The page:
Here’s what to anticipate when the price of bitcoin reaches $50,000 for the first time in more than two years.

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On Monday, the flagship digital asset Bitcoin price broke above the iconic $50,000 mark for the first time in over two years. Recall that Bitcoin has had a decent start to the year, influenced by the January 11 approved Bitcoin spot exchange-traded fund (ETF). However, the momentum slowed down towards the end of January.

But now, the Bitcoin price has topped $50,000 for the first time in more than 24 months, its highest price since December 2021. This rally was supported by last week’s strong ETF inflows and signs of institutional accumulation. 

At press time, BTC was changing hands at $50,200,000, up nearly 5% over the past 24 hours. Ether, the second-largest crypto, is trading at $2,679, enjoying 8% gains in the last day. Other major cryptocurrencies enjoying the market rally include solana, Avax, Matic and others, per coinmarketcap data

What is behind this Bitcoin price pump?

Like mentioned earlier, Bitcoin’s price action was supported by last week’s strong inflows into spot Bitcoin ETFs. According to a report by asset management firm CoinShares on Monday, the spot Bitcoin ETF attracted over $1.1 billion in net fresh funds amid slowing outflows from incumbent funds such as Grayscale Bitcoin Trust (GBTC) and ProShares’ futures-based ETF (BITO).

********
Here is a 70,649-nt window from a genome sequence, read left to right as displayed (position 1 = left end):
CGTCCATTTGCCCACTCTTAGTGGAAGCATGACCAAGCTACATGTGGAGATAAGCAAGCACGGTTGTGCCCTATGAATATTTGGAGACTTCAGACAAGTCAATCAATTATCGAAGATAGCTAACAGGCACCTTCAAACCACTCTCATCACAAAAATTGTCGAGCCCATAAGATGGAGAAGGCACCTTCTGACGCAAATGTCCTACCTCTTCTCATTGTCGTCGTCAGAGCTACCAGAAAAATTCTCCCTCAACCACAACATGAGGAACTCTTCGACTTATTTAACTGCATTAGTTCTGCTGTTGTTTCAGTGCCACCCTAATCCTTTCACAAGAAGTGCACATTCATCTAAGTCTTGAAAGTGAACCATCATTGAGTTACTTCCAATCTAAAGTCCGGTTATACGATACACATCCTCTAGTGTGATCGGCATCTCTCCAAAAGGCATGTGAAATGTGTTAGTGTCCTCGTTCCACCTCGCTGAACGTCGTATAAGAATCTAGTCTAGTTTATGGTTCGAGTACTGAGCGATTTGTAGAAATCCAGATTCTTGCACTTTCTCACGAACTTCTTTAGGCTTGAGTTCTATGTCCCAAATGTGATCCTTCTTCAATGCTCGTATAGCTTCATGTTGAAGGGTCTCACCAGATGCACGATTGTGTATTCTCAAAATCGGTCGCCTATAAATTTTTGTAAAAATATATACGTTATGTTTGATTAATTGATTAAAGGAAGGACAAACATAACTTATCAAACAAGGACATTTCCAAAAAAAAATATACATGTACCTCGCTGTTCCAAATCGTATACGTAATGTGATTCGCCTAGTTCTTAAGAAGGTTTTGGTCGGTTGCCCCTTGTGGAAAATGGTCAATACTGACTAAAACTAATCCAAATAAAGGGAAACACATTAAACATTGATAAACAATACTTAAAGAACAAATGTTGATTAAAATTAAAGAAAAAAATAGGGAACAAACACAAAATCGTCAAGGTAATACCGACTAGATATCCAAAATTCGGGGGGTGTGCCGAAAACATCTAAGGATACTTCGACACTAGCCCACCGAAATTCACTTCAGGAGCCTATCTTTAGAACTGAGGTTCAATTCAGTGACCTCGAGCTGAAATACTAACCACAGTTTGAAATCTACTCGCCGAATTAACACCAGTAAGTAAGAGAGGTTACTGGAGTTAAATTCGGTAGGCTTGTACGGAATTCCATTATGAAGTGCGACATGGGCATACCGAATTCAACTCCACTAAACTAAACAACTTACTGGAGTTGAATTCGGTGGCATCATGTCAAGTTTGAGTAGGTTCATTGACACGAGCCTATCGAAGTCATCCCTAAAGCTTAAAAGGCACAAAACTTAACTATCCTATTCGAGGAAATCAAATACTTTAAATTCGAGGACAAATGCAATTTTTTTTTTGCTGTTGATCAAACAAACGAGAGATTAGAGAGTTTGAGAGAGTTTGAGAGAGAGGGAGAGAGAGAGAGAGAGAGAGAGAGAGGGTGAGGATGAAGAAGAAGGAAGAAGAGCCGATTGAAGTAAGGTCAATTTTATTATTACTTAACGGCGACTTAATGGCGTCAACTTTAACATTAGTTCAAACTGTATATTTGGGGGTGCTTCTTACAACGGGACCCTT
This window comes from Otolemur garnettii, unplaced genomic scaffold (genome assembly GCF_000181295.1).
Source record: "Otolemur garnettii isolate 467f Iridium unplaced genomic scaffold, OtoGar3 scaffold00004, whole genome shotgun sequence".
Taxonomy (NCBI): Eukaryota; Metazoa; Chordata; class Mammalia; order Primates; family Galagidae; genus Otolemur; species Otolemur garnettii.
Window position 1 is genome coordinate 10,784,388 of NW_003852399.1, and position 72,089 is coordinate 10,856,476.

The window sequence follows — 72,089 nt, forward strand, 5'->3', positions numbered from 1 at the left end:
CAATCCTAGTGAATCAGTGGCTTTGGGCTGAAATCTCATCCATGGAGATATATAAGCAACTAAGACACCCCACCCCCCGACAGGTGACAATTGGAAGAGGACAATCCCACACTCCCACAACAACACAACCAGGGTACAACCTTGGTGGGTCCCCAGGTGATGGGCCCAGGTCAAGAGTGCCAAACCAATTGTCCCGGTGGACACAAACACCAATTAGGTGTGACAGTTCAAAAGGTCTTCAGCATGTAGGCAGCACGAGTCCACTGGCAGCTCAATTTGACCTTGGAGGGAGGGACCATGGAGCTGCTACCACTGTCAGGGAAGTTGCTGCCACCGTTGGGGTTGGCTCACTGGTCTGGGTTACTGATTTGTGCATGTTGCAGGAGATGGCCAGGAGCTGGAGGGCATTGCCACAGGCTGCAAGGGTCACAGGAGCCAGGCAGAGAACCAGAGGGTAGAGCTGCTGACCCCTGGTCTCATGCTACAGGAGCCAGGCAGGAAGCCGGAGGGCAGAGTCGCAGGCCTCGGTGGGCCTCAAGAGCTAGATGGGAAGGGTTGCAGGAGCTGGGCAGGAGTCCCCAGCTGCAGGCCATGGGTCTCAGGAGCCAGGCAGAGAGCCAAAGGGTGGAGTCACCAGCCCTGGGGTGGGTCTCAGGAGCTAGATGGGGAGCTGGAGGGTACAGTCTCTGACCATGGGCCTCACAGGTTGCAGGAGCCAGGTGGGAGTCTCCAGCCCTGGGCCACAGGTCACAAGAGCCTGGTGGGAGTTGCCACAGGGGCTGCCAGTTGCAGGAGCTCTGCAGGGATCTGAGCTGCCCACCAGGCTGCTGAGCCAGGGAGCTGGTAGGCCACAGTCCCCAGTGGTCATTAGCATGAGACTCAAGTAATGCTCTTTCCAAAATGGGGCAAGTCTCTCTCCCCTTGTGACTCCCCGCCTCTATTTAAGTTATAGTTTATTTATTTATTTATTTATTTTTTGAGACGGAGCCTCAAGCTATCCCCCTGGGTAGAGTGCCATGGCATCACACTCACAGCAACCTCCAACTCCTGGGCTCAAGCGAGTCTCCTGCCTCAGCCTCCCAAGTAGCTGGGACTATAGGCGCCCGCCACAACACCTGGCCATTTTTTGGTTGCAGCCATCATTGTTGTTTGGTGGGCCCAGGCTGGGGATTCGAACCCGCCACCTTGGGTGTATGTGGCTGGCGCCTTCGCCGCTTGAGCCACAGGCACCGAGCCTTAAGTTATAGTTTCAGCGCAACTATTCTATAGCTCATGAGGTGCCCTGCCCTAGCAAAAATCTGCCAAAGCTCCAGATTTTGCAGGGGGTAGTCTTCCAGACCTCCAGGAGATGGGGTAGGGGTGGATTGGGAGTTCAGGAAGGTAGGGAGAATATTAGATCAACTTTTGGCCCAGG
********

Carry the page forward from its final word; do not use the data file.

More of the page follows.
The CoinShares report revealed that spot Bitcoin ETFs had attracted a total of $1.1 billion worth of inflows in the past week, the biggest seven-day period of inflows since the ETFs first went live on Jan. 11. The report, however, added that potential selling pressure from Genesis, a crypto lender under bankruptcy protection, liquidating its $1.6 billion worth of GBTC holdings could weigh on ETF net inflows and prices in the next few months.

Noelle Acheson, a macro analyst, told CoinTelegraph that the Bitcoin price is currently benefiting from increased accumulation, mainly driven by expectations of capital injection in China to stem its stock market rout and “inevitable” currency depreciation even in developed countries in the future.

What is expected next?

Bitcoin’s surge beyond $50,000 comes at a time of heightened institutional demand, a possible pivot in interest rates and incoming scarcity from the Bitcoin Halving, which is different from what was at play two years ago.

The last time Bitcoin hit the $50,000 mark in December 2021, what followed was an enduring bear market in which there were interest rate hikes in the US, the collapse of a handful of top crypto companies and a shortage of retail investors. All those factors led to the crash of Bitcoin to around $15,000.

However, macroeconomic conditions are increasingly favourable for risky assets like Bitcoin this time. Apart from further inflows into Bitcoin ETFs, the fourth Bitcoin Halving, which will enhance its scarcity, will be coming up in April.

Also, there is positive sentiment brewing over the performance of Bitcoin ETFs, providing the market with added confidence that institutions are buying Bitcoin at a growing rate. There is a high probability that Bitcoin will go in one big rally to the $52,000 target subsequently as momentum continues to build on the bullish side.